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rs:essays:acetate_path:separating_the_elements

Basic Theory of the Acetate Path (6) — Separating the Elements

Rubaphilos Salfluĕre

At the end of the destructive distillation, if we have not deliberately changed receivers in order to catch each product (each fraction of the distillation) separately, then in our first receiving flask we now have a mixture of Four substances. Water (H2O), a yellowish oil (sometimes floating, sometimes dissolved), acetone (a clear flammable spirit), and in the boiling flask a black dry residue. Additionally, we probably, but not necessarily, also have sublimated salt of Lead (Pb).

Often when we read descriptions by the old alchemists of this part of the process, we note that they most often do not swap receivers. They collect everything in one receiver. This was probably more to do with practicality than with intention. In previous centuries boiling flasks had to be luted to receivers, so breaking that seal in the middle of a destructive distillation, to swap receivers, would have been messy and probably a little foolhardy. Today it is possible to swap receivers simply because our glassware technology makes it possible to do so.

When considering the next stage of this work, the separation of the so-called Elements, one from the other, for simplicity sake it is probably easiest to continue on the premise that all the distillate products have been collected together.

In consideration of our intention, now, to separate each of the products of the destructive distillation from each other … our first product has already been isolated at the end of the destructive distillation … that is, the black sooty residual mineral mass that remained behind in the boiling flask at the end of the destructive distillation. To look at this substance is completely and uniformly soot-black. Chemically it is composed primarily of the Lead atoms that are left behind after the ionized organic particles of the acetate are distilled away. The Lead atoms are largely too heavy to be distilled up into the condenser. So they stay laying on the bottom of the boiling flask. I say … largely … but not completely. Because we know from experience that some of the Lead atoms rolling around in the liquid chaos hitch a ride on the back of some of the volatile organic particles, and thus 'sublimate' and end up stick to the inside surface of the upper region of the boiling flask, looking (often) like a pink hard wax. Ripley refers to this as a ryme.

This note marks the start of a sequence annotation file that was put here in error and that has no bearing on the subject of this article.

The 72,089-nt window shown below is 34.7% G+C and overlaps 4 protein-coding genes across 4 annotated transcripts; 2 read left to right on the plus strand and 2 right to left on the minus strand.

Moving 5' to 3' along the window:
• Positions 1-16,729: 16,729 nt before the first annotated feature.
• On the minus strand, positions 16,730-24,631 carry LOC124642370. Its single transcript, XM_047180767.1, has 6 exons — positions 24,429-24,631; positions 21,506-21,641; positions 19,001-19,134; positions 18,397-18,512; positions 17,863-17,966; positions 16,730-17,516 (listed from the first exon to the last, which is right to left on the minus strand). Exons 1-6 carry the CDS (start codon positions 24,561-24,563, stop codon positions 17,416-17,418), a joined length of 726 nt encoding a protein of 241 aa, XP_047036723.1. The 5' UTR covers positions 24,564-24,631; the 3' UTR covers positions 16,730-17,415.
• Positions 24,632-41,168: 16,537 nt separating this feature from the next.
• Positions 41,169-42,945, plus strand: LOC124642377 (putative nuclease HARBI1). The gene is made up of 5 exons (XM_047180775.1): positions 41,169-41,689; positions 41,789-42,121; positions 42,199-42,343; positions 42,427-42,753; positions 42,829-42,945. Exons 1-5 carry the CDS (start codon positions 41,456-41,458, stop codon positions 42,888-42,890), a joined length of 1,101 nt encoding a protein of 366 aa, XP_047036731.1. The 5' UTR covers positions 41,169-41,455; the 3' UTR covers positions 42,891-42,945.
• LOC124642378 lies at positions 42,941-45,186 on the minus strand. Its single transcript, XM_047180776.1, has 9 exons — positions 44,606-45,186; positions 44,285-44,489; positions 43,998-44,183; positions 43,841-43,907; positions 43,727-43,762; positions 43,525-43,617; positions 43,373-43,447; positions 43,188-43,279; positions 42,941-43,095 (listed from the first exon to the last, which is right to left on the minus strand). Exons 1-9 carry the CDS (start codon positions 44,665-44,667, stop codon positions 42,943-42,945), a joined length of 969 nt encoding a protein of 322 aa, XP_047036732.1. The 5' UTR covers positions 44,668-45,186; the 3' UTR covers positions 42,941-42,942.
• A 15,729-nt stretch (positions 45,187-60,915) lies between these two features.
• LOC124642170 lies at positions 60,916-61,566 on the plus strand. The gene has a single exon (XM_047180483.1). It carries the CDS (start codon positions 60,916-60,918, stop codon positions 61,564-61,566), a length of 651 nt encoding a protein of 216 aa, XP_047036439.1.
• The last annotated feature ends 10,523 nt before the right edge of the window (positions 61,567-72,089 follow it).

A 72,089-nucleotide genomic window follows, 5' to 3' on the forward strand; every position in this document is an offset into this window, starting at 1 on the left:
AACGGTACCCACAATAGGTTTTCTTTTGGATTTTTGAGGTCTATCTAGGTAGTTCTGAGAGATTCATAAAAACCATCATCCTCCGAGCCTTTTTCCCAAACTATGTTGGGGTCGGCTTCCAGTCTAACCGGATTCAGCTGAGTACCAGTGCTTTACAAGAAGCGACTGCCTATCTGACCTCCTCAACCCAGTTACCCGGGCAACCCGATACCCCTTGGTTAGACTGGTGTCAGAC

The black residue is black not from the Lead itself, but because during the destructive distillation the chemical element carbon is also more-or-less too heavy to lift away from the chaos. Obviously some of it does, because most of the distillate product itself is organic (is composed of oxygen, hydrogen and carbon atoms). But a good deal of the carbon stays stuck to the Lead, coating it in a black soot. Ripley calls this product “Our Black Dragon”.

It is helpful to understand that in Frater Albertus' schema of the alchemical process, this black residue would be referred to as the Principal 'Salt', in its crude form. As I progress with my description of this work you will see that the old Masters of this work had other ideas about how the Elements and Principals were attributed to the products of the destructive distillation … and these differences make a serious difference in how we understand the entire work.